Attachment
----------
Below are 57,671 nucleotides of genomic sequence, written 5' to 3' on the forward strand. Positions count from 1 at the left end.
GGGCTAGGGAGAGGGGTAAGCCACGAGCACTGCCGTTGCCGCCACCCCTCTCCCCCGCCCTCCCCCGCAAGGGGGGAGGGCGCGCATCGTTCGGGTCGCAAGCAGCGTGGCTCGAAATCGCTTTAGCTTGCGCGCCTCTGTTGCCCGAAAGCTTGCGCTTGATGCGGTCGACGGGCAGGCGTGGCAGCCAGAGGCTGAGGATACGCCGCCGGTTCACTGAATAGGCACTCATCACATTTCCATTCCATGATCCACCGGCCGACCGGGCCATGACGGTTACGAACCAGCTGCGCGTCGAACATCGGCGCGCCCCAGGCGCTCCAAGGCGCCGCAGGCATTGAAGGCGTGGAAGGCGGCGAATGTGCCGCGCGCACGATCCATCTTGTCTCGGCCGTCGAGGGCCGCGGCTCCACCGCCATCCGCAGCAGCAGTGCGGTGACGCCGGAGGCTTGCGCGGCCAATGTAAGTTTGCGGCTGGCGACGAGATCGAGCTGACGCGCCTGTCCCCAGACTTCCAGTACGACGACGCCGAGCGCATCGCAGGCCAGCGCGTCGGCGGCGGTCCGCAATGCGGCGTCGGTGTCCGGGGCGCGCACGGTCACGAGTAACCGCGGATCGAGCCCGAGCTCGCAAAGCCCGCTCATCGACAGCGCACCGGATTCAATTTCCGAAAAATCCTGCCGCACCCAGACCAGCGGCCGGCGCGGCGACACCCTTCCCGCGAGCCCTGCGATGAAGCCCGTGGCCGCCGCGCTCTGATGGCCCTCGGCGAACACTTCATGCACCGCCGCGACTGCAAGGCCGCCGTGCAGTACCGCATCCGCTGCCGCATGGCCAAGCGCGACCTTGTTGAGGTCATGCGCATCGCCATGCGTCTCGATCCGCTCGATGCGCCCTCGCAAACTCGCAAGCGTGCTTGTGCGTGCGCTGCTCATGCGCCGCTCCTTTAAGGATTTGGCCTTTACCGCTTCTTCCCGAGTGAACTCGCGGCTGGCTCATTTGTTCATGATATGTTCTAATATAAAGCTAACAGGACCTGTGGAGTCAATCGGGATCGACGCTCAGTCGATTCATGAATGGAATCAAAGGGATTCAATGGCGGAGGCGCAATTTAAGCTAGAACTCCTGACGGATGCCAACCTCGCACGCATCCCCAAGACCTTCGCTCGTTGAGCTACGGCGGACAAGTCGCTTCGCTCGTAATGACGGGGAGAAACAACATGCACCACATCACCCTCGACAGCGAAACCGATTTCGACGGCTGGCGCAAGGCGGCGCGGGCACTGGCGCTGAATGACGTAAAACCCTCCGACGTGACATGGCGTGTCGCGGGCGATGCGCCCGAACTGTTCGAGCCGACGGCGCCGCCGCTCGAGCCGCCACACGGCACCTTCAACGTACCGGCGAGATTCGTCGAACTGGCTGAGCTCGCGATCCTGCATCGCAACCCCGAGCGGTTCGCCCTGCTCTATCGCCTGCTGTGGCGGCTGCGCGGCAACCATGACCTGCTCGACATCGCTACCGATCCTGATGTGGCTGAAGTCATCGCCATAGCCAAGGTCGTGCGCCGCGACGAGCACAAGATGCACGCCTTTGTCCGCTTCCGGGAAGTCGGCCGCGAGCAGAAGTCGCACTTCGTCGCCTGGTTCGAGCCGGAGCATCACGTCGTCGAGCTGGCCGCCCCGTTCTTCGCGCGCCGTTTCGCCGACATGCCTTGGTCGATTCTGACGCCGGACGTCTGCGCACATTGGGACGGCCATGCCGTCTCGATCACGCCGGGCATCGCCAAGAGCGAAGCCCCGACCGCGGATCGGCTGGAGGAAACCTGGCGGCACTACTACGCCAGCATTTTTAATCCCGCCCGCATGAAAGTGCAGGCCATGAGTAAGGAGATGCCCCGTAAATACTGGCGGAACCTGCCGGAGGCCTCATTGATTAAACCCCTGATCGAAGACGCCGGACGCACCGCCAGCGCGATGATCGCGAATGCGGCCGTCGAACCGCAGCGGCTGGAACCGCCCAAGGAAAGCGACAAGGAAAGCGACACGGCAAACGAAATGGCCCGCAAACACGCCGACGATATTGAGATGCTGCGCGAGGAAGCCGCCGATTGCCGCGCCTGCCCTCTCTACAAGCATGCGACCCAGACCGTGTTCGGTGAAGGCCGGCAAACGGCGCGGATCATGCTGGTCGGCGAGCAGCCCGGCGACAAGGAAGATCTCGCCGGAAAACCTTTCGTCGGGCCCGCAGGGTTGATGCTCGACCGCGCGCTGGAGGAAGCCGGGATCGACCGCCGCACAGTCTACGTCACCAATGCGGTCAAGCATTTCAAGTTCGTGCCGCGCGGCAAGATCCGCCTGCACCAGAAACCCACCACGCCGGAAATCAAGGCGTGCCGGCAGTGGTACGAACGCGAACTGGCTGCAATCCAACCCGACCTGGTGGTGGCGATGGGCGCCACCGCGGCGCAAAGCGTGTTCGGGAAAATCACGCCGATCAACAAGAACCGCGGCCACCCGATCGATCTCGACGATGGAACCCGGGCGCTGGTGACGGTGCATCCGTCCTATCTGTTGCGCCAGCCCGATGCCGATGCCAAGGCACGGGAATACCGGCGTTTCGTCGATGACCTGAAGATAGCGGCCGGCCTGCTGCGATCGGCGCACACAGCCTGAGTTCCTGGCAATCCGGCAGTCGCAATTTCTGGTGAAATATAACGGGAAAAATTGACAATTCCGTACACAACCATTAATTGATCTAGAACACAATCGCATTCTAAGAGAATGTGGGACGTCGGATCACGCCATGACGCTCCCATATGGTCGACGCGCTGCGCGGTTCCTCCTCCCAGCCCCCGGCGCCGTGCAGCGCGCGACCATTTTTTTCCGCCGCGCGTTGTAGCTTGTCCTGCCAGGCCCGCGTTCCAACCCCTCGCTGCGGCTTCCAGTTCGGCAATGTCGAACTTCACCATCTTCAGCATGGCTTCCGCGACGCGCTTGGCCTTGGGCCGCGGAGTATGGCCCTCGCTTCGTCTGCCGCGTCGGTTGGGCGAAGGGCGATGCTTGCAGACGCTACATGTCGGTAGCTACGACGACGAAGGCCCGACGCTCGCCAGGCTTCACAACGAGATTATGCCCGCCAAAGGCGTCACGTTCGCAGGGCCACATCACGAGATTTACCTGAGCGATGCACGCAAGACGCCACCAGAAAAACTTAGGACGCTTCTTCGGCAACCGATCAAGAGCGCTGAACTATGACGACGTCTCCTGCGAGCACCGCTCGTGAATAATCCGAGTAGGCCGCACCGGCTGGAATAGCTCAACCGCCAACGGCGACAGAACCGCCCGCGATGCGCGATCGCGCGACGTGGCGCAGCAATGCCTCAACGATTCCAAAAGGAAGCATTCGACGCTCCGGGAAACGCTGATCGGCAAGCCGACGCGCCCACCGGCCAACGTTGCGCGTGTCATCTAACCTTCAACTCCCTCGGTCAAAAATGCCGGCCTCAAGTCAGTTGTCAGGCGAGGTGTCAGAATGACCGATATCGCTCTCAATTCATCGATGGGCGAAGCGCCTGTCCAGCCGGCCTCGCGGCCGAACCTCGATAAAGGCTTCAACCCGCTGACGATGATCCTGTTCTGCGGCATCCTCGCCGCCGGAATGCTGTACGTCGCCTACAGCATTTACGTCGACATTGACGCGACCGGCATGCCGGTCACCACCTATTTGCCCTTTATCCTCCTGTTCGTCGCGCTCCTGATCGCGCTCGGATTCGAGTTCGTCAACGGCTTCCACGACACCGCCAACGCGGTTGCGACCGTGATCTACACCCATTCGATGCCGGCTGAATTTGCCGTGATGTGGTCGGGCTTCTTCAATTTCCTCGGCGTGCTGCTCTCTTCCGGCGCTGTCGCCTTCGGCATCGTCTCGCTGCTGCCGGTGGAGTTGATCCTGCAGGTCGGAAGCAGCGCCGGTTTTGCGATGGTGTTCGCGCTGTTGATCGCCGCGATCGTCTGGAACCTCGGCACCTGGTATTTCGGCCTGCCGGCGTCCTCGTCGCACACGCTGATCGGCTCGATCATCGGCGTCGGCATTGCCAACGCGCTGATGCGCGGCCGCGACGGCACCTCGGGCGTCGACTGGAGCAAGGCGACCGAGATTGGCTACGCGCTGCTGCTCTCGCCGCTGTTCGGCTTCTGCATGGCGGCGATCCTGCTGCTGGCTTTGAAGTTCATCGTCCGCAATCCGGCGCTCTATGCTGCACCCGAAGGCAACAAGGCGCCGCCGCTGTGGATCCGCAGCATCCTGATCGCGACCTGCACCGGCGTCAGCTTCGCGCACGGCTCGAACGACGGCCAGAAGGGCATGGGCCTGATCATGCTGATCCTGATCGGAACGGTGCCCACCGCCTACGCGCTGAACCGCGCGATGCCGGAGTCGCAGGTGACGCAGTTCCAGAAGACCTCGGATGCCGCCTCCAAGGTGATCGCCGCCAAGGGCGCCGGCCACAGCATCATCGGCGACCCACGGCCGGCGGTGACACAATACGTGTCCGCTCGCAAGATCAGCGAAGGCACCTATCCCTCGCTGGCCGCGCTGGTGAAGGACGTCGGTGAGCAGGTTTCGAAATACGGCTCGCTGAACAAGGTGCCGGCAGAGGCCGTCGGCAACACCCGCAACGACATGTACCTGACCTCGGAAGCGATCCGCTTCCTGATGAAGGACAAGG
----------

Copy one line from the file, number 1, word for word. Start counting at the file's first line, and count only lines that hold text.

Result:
Below are 57,671 nucleotides of genomic sequence, written 5' to 3' on the forward strand. Positions count from 1 at the left end.